Saturday, 25 December 2010

RIM Fading in Apple’s Rearview Mirror, Google’s Android Becomes Next Rival



In the just-concluded quarter, Apple sold 14.1 million iPhones and were up 91 percent year-over-year, handily beating the 12.1 million Blackberry RIM sold in the most recent quarter. Just as Jobs said, RIM is fading in Apple's rearview mirror. The flames of war are spreading to Google Android.

Experts and analysts always argue on Apple's vertically integrated and closed approach and Android's more open strategy. In Apple's third-quarter earnings call on Monday, Jobs focused most of his remarks on Android, Google's competing smartphone operating system. He described Android "fragmented" and a "mess", and mocking the small number of apps available for Android phones as compared with the iPhone and Android sometimes left users to be the "system integrators."

Over the past couple years, ubiquity was Google's advantage, it has been available on devices running on multiple carrier networks, based on which, the market is simply bigger for Android-based devices and Google has capitalized. Once Apple- Verizon cooperation formed, Apple will effectively will double its market and Google's former advantage of ubiquity will disappear.

"Google loves to characterize Android as 'open' and iOS and iPhone as 'closed.' We find this a bit disingenuous, and clouding the real difference between our two approaches," Jobs said. "The first thing most of us think about when we hear the word 'open' is Windows, which is available on a variety of devices. Unlike Windows, however, where most PCs have the same user interface and run the same apps, Android is very fragmented. Many Android [manufacturers], including the two largest, HTC and Motorola, install proprietary user interfaces to differentiate themselves from the commodity Android experience. The user's left to figure it out. Compare this to iPhone, where every handset works the same."

"In reality, we think open versus closed is a smokescreen to hide the real issue," Jobs continued, stating that the real debate is between "fragmented versus integrated" and which is better for the consumer. "We think Android is very, very fragmented and becoming more fragmented by the day," Jobs said. "We think this is a huge strength of our approach compared to Google's… When selling to users who want their devices to just work, we believe integrated will trump fragmented every time. And we also think our developers can be more innovative if they can target a singular platform rather than a hundred variants."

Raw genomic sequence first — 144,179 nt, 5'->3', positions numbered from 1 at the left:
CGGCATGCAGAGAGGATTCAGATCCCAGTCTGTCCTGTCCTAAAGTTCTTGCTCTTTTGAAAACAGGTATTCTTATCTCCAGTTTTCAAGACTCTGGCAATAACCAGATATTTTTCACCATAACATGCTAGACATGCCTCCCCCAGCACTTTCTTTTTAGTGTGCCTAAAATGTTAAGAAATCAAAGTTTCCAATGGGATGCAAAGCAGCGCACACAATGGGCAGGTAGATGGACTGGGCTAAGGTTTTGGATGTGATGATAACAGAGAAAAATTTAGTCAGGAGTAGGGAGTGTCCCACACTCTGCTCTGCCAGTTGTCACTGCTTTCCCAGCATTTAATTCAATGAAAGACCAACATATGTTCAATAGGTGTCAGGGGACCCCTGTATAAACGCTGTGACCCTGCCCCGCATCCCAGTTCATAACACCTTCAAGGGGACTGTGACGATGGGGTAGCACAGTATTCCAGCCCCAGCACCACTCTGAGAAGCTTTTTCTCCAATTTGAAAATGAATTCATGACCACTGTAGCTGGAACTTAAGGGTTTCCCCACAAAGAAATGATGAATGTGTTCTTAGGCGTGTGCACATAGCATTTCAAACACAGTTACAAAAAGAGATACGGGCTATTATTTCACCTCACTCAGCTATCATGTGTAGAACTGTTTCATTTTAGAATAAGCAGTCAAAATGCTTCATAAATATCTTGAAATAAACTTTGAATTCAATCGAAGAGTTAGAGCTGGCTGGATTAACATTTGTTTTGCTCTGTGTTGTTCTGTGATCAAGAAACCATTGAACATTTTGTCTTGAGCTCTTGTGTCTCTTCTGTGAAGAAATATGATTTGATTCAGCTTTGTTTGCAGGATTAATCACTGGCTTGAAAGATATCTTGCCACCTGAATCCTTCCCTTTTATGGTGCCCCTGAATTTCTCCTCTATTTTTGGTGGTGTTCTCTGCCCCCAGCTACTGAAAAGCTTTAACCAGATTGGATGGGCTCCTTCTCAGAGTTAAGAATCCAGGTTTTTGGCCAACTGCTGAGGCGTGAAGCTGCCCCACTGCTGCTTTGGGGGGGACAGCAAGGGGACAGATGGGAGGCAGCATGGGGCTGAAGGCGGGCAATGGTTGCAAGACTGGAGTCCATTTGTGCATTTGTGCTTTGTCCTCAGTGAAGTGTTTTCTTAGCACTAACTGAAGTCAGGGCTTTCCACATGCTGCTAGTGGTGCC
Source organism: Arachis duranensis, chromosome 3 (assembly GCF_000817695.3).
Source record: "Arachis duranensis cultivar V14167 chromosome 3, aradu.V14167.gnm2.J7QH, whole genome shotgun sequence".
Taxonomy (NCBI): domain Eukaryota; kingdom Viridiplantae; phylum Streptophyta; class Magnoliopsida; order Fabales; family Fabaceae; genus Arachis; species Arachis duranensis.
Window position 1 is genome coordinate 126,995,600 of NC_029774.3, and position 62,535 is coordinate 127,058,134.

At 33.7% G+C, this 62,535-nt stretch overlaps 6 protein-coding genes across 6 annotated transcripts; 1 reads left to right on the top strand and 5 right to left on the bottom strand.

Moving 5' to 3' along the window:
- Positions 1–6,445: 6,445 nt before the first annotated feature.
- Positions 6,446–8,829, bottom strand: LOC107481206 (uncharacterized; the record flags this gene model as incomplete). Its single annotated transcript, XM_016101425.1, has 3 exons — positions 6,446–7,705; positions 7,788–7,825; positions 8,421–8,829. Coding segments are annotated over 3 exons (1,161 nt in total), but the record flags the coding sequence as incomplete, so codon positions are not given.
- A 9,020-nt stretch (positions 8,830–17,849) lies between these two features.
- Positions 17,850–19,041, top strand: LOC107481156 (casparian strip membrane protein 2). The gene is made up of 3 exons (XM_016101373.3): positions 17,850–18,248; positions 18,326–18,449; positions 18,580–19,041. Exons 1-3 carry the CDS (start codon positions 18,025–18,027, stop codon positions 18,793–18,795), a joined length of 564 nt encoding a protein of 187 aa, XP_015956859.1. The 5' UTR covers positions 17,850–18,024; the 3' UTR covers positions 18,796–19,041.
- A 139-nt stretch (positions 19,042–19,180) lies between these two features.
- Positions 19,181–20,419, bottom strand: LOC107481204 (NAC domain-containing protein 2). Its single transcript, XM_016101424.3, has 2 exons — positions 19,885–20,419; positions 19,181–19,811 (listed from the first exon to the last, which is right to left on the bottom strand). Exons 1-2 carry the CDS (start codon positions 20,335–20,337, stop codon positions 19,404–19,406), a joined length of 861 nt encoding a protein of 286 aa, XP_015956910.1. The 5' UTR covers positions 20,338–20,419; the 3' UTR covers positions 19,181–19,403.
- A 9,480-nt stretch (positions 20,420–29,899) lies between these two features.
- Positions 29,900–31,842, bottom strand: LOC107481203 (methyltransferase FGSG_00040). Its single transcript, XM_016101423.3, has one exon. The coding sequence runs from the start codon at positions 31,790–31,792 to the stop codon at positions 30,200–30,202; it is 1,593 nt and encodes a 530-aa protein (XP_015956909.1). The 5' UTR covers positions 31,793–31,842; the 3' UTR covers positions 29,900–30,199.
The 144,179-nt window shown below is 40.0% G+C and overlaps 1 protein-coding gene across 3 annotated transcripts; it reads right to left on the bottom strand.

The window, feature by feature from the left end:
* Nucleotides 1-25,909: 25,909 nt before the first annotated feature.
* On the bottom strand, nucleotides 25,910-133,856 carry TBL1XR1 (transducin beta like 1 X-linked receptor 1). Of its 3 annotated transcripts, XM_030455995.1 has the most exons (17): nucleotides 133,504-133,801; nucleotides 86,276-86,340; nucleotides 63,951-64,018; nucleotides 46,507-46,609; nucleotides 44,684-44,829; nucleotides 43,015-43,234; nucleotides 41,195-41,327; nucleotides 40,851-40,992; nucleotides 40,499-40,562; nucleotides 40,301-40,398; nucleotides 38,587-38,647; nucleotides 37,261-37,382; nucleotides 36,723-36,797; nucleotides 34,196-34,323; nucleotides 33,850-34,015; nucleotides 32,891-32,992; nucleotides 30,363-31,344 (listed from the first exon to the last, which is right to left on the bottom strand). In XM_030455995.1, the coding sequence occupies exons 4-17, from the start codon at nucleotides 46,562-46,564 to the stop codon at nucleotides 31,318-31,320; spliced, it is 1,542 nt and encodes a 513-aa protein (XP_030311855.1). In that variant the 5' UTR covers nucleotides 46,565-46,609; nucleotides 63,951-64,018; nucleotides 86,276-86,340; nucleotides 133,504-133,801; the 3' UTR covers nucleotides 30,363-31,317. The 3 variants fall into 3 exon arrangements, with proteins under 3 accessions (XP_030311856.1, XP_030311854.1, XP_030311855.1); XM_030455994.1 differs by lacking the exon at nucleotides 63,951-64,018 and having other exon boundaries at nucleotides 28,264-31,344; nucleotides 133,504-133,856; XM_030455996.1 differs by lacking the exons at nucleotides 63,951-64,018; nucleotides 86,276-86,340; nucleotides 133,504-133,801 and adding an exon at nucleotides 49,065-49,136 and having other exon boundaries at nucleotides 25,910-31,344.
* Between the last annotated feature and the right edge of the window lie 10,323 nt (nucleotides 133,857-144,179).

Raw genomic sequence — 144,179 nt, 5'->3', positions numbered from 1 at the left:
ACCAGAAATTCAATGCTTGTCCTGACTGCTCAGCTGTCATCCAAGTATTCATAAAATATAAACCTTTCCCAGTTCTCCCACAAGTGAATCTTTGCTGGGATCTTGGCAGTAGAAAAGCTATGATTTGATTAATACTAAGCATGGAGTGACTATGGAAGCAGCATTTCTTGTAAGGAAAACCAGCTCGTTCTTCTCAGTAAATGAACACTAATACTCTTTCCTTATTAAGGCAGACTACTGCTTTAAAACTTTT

"This is gonna be a mess for both users and developers," Jobs said. "Contrast this with Apple's integrated App Store, which offers users the easiest-to-use, largest app store in the world, preloaded on every iPhone."


Jobs added, "even if Google were right, and the real issue is 'closed' versus 'open,' it is worthwhile to remember that open systems don't always win." His example: Microsoft's PlaysForSure venture used the PC model of separating hardware from software, but it crashed and burned. "Even Microsoft abandoned it in favor of copying Apple's integrated approach," Jobs said. "Even Google flirted with this integrated approach with their Nexus One phone," he said.


Recently, Apple has announced Verizon, the largest mobile telecommunications network in the United States will sell iPad at more than 2,000 Verizon Wireless Stores nationwide beginning October 28. It was considered Verizon is paving its way to sell iPhone, the cooperation could derail the market momentum Google has worked so hard to build for Android mobile operating system.

With the help of Verizon cooperation, Apple will begin to start chipping away at the search giant's lead in the mobile market. For controlling the mobile market, Apple undoubtedly has planned to attack Android OS. The cooperation is a nightmare for Android.

When original iPhone emerged in 2007, Apple and AT&T has signed a five-year arrangement on iPhone exclusivity until 2012. Verizon must need something of its own, and that is Android, however, it is clear that it's riding the Android train as far as it will take it. When the relationship between Apple becomes worm, Android OS might be deserted unfeelingly.

Verizon may add other Apple products to its store, if iPad perform well, it may help Verizon increase its revenue by a wide margin, Verizon will be far more likely to give in to Apple's demands and focus its efforts there which would make sense for the company to shift its focus from Android OS to Apple. iPhone might become its next target after 2012. If the iPad doesn't sell all that well, Android might get a reprieve. As we know, iPad performs well since it came out.

It is undoubted that Steve Jobs will play an important role in the affairs, Jobs has been making Verizon salivate over its products for a couple of years and has allowed it to get a taste begin with iPad. Verizon will catch the choice and it means Android OS will probably get caught in the cross hairs.

It is unfortunate that Google seems disability for Apple-Verizon cooperation. Once the iPhone be sold in Verizon's store shelves in 2012, the battle between Google Android and Apple will be able heat up. It is really a nightmare for Android's future sales growth
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